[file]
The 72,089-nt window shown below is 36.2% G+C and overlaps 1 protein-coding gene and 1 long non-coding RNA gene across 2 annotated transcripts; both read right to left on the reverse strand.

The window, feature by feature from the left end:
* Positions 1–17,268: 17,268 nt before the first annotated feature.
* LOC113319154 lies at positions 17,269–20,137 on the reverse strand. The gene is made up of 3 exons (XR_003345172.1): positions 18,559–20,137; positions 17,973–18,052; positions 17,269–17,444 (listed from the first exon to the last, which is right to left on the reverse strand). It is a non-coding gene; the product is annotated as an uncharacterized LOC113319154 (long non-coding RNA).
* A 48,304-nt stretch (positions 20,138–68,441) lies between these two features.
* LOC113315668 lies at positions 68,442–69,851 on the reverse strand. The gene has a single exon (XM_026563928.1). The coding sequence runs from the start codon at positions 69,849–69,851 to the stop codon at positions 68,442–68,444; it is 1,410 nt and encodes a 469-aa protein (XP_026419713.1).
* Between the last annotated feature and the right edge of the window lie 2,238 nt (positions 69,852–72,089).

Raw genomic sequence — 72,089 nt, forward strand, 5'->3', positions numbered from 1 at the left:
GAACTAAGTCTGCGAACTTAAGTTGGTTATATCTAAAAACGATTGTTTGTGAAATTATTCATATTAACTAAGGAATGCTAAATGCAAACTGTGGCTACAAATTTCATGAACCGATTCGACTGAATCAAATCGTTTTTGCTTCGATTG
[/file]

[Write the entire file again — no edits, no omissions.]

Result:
The 72,089-nt window shown below is 36.2% G+C and overlaps 1 protein-coding gene and 1 long non-coding RNA gene across 2 annotated transcripts; both read right to left on the reverse strand.

The window, feature by feature from the left end:
* Positions 1–17,268: 17,268 nt before the first annotated feature.
* LOC113319154 lies at positions 17,269–20,137 on the reverse strand. The gene is made up of 3 exons (XR_003345172.1): positions 18,559–20,137; positions 17,973–18,052; positions 17,269–17,444 (listed from the first exon to the last, which is right to left on the reverse strand). It is a non-coding gene; the product is annotated as an uncharacterized LOC113319154 (long non-coding RNA).
* A 48,304-nt stretch (positions 20,138–68,441) lies between these two features.
* LOC113315668 lies at positions 68,442–69,851 on the reverse strand. The gene has a single exon (XM_026563928.1). The coding sequence runs from the start codon at positions 69,849–69,851 to the stop codon at positions 68,442–68,444; it is 1,410 nt and encodes a 469-aa protein (XP_026419713.1).
* Between the last annotated feature and the right edge of the window lie 2,238 nt (positions 69,852–72,089).

Raw genomic sequence — 72,089 nt, forward strand, 5'->3', positions numbered from 1 at the left:
GAACTAAGTCTGCGAACTTAAGTTGGTTATATCTAAAAACGATTGTTTGTGAAATTATTCATATTAACTAAGGAATGCTAAATGCAAACTGTGGCTACAAATTTCATGAACCGATTCGACTGAATCAAATCGTTTTTGCTTCGATTG